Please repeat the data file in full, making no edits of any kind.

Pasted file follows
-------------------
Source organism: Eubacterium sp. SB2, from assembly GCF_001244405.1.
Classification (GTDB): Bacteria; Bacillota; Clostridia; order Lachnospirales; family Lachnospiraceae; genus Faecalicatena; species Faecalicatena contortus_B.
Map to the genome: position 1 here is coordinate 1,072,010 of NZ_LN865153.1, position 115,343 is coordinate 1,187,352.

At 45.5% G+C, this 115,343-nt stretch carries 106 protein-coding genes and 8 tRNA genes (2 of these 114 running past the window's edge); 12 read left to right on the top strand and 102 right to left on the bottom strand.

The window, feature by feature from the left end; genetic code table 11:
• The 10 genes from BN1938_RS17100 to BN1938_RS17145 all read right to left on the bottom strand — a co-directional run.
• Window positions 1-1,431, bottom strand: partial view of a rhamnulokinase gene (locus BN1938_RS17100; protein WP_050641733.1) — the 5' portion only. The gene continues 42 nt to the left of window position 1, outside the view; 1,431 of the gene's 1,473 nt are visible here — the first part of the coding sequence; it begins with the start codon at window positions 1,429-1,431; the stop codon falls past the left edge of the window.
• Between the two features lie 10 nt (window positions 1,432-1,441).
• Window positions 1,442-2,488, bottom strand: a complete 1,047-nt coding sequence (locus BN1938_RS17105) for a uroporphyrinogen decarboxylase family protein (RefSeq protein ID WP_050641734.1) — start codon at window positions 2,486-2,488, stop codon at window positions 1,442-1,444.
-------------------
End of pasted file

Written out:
Source organism: Eubacterium sp. SB2, from assembly GCF_001244405.1.
Classification (GTDB): Bacteria; Bacillota; Clostridia; order Lachnospirales; family Lachnospiraceae; genus Faecalicatena; species Faecalicatena contortus_B.
Map to the genome: position 1 here is coordinate 1,072,010 of NZ_LN865153.1, position 115,343 is coordinate 1,187,352.

At 45.5% G+C, this 115,343-nt stretch carries 106 protein-coding genes and 8 tRNA genes (2 of these 114 running past the window's edge); 12 read left to right on the top strand and 102 right to left on the bottom strand.

The window, feature by feature from the left end; genetic code table 11:
• The 10 genes from BN1938_RS17100 to BN1938_RS17145 all read right to left on the bottom strand — a co-directional run.
• Window positions 1-1,431, bottom strand: partial view of a rhamnulokinase gene (locus BN1938_RS17100; protein WP_050641733.1) — the 5' portion only. The gene continues 42 nt to the left of window position 1, outside the view; 1,431 of the gene's 1,473 nt are visible here — the first part of the coding sequence; it begins with the start codon at window positions 1,429-1,431; the stop codon falls past the left edge of the window.
• Between the two features lie 10 nt (window positions 1,432-1,441).
• Window positions 1,442-2,488, bottom strand: a complete 1,047-nt coding sequence (locus BN1938_RS17105) for a uroporphyrinogen decarboxylase family protein (RefSeq protein ID WP_050641734.1) — start codon at window positions 2,486-2,488, stop codon at window positions 1,442-1,444.